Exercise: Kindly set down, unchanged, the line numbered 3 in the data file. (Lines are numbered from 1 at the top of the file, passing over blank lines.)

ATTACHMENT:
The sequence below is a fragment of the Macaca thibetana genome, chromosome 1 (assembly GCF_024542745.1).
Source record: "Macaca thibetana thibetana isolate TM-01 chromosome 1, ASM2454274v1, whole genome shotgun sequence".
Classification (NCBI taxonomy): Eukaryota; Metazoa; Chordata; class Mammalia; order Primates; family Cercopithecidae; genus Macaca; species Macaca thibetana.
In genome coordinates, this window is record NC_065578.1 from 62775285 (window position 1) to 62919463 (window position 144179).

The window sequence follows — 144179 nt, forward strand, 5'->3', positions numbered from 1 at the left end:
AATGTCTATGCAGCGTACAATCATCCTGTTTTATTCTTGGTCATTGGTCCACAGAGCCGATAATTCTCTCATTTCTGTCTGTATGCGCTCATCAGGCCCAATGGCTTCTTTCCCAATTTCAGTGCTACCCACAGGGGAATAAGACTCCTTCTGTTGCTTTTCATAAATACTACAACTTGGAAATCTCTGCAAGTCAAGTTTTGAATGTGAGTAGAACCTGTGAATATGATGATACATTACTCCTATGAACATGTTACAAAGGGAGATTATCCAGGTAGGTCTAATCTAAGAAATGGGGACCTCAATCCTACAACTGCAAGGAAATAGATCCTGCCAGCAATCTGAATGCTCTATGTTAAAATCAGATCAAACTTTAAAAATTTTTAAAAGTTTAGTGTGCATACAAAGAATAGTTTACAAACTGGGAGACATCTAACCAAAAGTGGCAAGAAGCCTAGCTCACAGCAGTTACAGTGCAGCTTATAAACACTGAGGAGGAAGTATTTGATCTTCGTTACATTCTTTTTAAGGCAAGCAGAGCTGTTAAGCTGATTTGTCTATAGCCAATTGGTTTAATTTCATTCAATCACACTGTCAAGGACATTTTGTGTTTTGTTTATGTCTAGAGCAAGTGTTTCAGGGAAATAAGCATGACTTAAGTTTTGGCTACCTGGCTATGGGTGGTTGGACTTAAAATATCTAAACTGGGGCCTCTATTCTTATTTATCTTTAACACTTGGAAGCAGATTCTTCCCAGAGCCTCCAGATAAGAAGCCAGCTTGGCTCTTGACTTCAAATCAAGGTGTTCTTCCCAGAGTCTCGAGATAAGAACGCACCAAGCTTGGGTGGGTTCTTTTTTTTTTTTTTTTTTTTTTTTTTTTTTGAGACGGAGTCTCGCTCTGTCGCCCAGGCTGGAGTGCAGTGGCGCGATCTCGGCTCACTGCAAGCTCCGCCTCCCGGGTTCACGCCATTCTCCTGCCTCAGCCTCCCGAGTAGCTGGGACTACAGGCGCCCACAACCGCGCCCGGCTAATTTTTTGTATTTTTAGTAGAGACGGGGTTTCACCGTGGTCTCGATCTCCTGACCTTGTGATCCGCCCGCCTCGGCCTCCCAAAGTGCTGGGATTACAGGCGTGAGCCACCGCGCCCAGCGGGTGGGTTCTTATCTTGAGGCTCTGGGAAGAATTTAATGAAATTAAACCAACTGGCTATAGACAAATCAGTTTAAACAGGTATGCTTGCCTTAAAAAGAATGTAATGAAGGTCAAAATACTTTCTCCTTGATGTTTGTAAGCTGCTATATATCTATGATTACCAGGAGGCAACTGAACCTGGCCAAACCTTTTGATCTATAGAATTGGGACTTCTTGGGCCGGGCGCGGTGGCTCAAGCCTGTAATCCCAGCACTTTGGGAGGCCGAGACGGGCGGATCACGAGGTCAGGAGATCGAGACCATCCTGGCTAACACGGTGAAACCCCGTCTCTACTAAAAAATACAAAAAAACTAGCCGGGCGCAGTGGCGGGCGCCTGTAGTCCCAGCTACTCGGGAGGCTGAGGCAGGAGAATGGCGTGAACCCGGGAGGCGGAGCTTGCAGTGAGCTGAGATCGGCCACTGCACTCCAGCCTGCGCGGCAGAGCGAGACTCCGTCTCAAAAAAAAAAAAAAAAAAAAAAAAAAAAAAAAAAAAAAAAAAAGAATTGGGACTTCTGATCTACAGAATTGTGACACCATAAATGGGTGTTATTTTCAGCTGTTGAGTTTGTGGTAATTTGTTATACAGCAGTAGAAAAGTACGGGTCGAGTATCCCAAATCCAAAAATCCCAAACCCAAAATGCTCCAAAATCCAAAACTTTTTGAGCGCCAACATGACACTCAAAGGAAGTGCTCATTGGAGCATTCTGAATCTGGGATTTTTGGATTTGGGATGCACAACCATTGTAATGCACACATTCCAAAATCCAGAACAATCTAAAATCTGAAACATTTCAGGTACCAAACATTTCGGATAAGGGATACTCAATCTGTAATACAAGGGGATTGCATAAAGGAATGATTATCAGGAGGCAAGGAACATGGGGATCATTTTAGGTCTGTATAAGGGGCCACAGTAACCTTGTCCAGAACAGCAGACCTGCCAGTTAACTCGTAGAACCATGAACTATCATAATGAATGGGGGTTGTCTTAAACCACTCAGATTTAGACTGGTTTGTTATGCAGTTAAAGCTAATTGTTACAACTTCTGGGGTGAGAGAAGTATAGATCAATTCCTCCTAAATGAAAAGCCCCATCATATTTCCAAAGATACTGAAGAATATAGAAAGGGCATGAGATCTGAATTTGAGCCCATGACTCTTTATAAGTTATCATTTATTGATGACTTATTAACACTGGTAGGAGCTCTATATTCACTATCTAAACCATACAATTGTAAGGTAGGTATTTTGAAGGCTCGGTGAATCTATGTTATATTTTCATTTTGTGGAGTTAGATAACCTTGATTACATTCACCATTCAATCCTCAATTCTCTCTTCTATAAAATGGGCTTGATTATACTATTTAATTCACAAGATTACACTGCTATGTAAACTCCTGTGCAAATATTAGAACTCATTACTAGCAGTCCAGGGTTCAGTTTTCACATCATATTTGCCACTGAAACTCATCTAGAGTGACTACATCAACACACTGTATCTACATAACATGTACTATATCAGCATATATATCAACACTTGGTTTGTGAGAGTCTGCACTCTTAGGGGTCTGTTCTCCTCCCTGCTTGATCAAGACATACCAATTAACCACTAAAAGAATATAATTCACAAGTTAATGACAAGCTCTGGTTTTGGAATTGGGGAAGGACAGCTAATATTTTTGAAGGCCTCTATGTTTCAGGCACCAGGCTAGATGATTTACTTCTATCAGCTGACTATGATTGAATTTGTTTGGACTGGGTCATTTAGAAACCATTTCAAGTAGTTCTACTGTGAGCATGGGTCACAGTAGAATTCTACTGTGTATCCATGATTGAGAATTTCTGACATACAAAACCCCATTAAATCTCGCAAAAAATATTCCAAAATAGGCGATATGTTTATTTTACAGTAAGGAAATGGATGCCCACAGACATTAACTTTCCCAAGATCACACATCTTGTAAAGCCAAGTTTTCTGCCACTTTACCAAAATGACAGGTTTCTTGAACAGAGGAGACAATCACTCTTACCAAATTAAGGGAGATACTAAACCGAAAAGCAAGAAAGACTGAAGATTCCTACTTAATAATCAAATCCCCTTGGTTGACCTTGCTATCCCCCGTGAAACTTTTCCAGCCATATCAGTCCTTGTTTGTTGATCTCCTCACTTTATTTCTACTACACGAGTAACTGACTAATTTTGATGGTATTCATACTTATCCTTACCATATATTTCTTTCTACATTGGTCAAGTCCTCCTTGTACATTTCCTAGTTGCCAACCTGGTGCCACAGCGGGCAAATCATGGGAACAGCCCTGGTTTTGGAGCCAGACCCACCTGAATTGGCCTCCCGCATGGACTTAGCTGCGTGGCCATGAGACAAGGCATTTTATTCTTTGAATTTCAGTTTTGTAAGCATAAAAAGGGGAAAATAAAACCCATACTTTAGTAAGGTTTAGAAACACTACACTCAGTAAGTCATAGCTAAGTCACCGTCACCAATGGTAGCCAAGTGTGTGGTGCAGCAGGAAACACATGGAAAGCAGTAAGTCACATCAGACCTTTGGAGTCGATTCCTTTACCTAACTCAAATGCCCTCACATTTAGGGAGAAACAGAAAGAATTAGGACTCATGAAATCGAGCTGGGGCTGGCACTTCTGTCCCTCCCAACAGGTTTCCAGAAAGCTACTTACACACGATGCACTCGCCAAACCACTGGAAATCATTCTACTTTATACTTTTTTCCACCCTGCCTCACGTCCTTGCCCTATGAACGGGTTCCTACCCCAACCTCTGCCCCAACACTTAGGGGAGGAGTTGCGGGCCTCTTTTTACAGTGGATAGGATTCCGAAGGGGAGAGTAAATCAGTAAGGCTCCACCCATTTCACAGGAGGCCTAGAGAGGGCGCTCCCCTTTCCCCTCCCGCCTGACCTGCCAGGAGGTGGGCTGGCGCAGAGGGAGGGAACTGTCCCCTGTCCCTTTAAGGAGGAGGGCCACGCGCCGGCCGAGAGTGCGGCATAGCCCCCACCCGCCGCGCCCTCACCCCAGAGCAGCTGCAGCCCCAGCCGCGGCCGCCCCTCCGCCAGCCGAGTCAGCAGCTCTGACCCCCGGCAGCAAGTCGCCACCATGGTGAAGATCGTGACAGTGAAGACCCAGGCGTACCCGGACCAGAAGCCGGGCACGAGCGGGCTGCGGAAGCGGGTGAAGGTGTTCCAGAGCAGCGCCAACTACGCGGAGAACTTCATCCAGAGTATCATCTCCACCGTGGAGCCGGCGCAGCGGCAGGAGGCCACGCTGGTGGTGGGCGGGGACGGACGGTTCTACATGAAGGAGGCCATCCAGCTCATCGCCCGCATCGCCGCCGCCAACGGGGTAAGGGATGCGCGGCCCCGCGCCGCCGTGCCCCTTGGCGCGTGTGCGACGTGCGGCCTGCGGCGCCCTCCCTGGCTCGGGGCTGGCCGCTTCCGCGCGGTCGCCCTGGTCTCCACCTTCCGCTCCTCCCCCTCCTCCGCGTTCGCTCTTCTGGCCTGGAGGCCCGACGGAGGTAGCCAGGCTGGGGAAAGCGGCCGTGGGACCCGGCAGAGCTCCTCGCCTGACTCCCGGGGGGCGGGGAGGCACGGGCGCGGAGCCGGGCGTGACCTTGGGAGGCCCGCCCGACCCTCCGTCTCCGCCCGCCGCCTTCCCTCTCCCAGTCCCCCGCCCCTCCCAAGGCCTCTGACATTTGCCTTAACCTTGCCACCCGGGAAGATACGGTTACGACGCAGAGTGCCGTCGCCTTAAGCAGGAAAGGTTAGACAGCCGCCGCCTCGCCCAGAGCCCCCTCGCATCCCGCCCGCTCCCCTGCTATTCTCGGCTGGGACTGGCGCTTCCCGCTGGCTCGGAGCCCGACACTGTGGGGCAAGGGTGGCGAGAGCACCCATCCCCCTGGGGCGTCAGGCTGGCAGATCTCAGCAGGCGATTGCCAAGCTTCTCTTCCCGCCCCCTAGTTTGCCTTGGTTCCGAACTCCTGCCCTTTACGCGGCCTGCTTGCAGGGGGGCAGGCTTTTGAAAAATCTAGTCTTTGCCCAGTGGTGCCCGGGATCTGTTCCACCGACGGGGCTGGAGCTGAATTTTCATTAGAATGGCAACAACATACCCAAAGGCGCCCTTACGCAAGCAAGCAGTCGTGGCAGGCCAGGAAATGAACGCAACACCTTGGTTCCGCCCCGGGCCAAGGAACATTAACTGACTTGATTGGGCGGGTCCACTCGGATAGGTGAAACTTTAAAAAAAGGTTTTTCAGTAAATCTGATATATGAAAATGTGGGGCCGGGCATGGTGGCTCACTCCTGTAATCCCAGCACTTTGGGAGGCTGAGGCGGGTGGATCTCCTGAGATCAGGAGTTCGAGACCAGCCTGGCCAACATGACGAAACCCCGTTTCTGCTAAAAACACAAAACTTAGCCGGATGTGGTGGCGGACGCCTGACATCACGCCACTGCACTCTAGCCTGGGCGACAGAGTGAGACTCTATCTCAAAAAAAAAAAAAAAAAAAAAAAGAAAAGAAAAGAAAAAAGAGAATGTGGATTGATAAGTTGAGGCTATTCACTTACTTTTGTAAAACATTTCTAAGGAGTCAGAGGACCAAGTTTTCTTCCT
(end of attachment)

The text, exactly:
Classification (NCBI taxonomy): Eukaryota; Metazoa; Chordata; class Mammalia; order Primates; family Cercopithecidae; genus Macaca; species Macaca thibetana.